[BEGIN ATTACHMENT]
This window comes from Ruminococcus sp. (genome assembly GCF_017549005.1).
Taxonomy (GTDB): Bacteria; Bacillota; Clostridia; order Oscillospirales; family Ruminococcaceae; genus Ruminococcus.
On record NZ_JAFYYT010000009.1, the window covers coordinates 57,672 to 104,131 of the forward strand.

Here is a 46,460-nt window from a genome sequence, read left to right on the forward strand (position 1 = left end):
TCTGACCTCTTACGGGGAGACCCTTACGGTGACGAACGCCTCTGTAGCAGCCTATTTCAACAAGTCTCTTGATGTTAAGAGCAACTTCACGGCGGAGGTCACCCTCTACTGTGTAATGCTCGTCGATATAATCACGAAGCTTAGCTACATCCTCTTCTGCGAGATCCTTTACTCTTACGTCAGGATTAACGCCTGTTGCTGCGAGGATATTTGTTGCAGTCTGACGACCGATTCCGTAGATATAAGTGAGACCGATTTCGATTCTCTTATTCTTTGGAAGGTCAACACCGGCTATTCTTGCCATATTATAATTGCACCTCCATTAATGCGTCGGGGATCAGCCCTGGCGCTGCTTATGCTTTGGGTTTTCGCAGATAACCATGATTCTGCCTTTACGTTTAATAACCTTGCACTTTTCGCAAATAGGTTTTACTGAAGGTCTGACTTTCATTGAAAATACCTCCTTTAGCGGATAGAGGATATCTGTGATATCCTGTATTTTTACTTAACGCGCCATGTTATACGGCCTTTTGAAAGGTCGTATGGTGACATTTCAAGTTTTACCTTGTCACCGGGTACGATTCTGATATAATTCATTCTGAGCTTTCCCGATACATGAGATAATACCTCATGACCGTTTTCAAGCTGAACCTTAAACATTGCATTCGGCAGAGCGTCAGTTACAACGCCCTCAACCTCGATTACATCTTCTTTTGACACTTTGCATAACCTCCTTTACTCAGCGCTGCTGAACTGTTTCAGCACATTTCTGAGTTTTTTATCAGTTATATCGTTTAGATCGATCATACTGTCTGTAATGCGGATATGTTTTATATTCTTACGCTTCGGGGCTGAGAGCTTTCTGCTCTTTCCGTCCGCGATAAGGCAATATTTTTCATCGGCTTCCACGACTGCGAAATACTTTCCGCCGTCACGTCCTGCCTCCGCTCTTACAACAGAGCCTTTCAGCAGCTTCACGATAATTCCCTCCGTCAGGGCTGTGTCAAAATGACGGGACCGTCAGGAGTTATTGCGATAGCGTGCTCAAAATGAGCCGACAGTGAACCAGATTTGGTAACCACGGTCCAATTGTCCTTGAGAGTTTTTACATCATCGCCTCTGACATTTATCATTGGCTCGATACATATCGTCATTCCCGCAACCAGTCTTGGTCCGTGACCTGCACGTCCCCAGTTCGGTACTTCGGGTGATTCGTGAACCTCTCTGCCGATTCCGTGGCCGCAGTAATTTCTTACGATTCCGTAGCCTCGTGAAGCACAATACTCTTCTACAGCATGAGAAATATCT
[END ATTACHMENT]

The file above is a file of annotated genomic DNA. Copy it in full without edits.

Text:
This window comes from Ruminococcus sp. (genome assembly GCF_017549005.1).
Taxonomy (GTDB): Bacteria; Bacillota; Clostridia; order Oscillospirales; family Ruminococcaceae; genus Ruminococcus.
On record NZ_JAFYYT010000009.1, the window covers coordinates 57,672 to 104,131 of the forward strand.

Here is a 46,460-nt window from a genome sequence, read left to right on the forward strand (position 1 = left end):
TCTGACCTCTTACGGGGAGACCCTTACGGTGACGAACGCCTCTGTAGCAGCCTATTTCAACAAGTCTCTTGATGTTAAGAGCAACTTCACGGCGGAGGTCACCCTCTACTGTGTAATGCTCGTCGATATAATCACGAAGCTTAGCTACATCCTCTTCTGCGAGATCCTTTACTCTTACGTCAGGATTAACGCCTGTTGCTGCGAGGATATTTGTTGCAGTCTGACGACCGATTCCGTAGATATAAGTGAGACCGATTTCGATTCTCTTATTCTTTGGAAGGTCAACACCGGCTATTCTTGCCATATTATAATTGCACCTCCATTAATGCGTCGGGGATCAGCCCTGGCGCTGCTTATGCTTTGGGTTTTCGCAGATAACCATGATTCTGCCTTTACGTTTAATAACCTTGCACTTTTCGCAAATAGGTTTTACTGAAGGTCTGACTTTCATTGAAAATACCTCCTTTAGCGGATAGAGGATATCTGTGATATCCTGTATTTTTACTTAACGCGCCATGTTATACGGCCTTTTGAAAGGTCGTATGGTGACATTTCAAGTTTTACCTTGTCACCGGGTACGATTCTGATATAATTCATTCTGAGCTTTCCCGATACATGAGATAATACCTCATGACCGTTTTCAAGCTGAACCTTAAACATTGCATTCGGCAGAGCGTCAGTTACAACGCCCTCAACCTCGATTACATCTTCTTTTGACACTTTGCATAACCTCCTTTACTCAGCGCTGCTGAACTGTTTCAGCACATTTCTGAGTTTTTTATCAGTTATATCGTTTAGATCGATCATACTGTCTGTAATGCGGATATGTTTTATATTCTTACGCTTCGGGGCTGAGAGCTTTCTGCTCTTTCCGTCCGCGATAAGGCAATATTTTTCATCGGCTTCCACGACTGCGAAATACTTTCCGCCGTCACGTCCTGCCTCCGCTCTTACAACAGAGCCTTTCAGCAGCTTCACGATAATTCCCTCCGTCAGGGCTGTGTCAAAATGACGGGACCGTCAGGAGTTATTGCGATAGCGTGCTCAAAATGAGCCGACAGTGAACCAGATTTGGTAACCACGGTCCAATTGTCCTTGAGAGTTTTTACATCATCGCCTCTGACATTTATCATTGGCTCGATACATATCGTCATTCCCGCAACCAGTCTTGGTCCGTGACCTGCACGTCCCCAGTTCGGTACTTCGGGTGATTCGTGAACCTCTCTGCCGATTCCGTGGCCGCAGTAATTTCTTACGATTCCGTAGCCTCGTGAAGCACAATACTCTTCTACAGCATGAGAAATATCT